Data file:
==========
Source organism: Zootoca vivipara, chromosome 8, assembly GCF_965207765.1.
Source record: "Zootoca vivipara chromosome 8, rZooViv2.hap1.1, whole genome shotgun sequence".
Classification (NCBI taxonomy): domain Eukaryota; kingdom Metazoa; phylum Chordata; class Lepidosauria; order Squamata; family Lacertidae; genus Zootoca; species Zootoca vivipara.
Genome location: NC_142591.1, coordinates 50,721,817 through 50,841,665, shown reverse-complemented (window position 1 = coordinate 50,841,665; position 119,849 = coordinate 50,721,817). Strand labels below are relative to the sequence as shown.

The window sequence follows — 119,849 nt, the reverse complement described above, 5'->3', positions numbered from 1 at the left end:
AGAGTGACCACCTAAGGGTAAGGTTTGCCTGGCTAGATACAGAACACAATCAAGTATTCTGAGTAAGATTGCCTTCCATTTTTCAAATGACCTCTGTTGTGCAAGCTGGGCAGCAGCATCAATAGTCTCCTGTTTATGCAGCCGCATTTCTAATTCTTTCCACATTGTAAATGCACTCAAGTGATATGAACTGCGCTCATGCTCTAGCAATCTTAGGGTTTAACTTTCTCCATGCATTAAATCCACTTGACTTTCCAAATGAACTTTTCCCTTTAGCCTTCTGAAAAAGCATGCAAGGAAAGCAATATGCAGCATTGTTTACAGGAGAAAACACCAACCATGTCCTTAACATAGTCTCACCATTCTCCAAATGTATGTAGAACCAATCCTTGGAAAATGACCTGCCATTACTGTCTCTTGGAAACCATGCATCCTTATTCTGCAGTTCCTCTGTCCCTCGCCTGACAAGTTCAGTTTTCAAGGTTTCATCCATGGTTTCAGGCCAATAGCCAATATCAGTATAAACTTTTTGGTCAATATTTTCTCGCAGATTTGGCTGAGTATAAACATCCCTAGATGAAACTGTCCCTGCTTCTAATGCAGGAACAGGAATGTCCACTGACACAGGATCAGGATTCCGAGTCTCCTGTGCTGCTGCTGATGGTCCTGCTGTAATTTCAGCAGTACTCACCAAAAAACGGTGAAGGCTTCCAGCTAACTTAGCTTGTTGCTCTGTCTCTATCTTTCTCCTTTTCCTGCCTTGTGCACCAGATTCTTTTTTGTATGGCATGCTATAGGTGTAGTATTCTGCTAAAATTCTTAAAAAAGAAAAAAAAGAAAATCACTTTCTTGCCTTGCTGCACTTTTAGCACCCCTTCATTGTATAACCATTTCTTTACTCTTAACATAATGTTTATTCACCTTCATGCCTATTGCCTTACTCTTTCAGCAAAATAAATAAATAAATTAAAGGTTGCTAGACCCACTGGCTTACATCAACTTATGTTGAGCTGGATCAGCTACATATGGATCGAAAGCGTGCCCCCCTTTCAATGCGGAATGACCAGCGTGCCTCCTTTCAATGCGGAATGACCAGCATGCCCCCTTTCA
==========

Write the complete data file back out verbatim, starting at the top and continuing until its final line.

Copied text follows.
Source organism: Zootoca vivipara, chromosome 8, assembly GCF_965207765.1.
Source record: "Zootoca vivipara chromosome 8, rZooViv2.hap1.1, whole genome shotgun sequence".
Classification (NCBI taxonomy): domain Eukaryota; kingdom Metazoa; phylum Chordata; class Lepidosauria; order Squamata; family Lacertidae; genus Zootoca; species Zootoca vivipara.
Genome location: NC_142591.1, coordinates 50,721,817 through 50,841,665, shown reverse-complemented (window position 1 = coordinate 50,841,665; position 119,849 = coordinate 50,721,817). Strand labels below are relative to the sequence as shown.

The window sequence follows — 119,849 nt, the reverse complement described above, 5'->3', positions numbered from 1 at the left end:
AGAGTGACCACCTAAGGGTAAGGTTTGCCTGGCTAGATACAGAACACAATCAAGTATTCTGAGTAAGATTGCCTTCCATTTTTCAAATGACCTCTGTTGTGCAAGCTGGGCAGCAGCATCAATAGTCTCCTGTTTATGCAGCCGCATTTCTAATTCTTTCCACATTGTAAATGCACTCAAGTGATATGAACTGCGCTCATGCTCTAGCAATCTTAGGGTTTAACTTTCTCCATGCATTAAATCCACTTGACTTTCCAAATGAACTTTTCCCTTTAGCCTTCTGAAAAAGCATGCAAGGAAAGCAATATGCAGCATTGTTTACAGGAGAAAACACCAACCATGTCCTTAACATAGTCTCACCATTCTCCAAATGTATGTAGAACCAATCCTTGGAAAATGACCTGCCATTACTGTCTCTTGGAAACCATGCATCCTTATTCTGCAGTTCCTCTGTCCCTCGCCTGACAAGTTCAGTTTTCAAGGTTTCATCCATGGTTTCAGGCCAATAGCCAATATCAGTATAAACTTTTTGGTCAATATTTTCTCGCAGATTTGGCTGAGTATAAACATCCCTAGATGAAACTGTCCCTGCTTCTAATGCAGGAACAGGAATGTCCACTGACACAGGATCAGGATTCCGAGTCTCCTGTGCTGCTGCTGATGGTCCTGCTGTAATTTCAGCAGTACTCACCAAAAAACGGTGAAGGCTTCCAGCTAACTTAGCTTGTTGCTCTGTCTCTATCTTTCTCCTTTTCCTGCCTTGTGCACCAGATTCTTTTTTGTATGGCATGCTATAGGTGTAGTATTCTGCTAAAATTCTTAAAAAAGAAAAAAAAGAAAATCACTTTCTTGCCTTGCTGCACTTTTAGCACCCCTTCATTGTATAACCATTTCTTTACTCTTAACATAATGTTTATTCACCTTCATGCCTATTGCCTTACTCTTTCAGCAAAATAAATAAATAAATTAAAGGTTGCTAGACCCACTGGCTTACATCAACTTATGTTGAGCTGGATCAGCTACATATGGATCGAAAGCGTGCCCCCCTTTCAATGCGGAATGACCAGCGTGCCTCCTTTCAATGCGGAATGACCAGCATGCCCCCTTTCA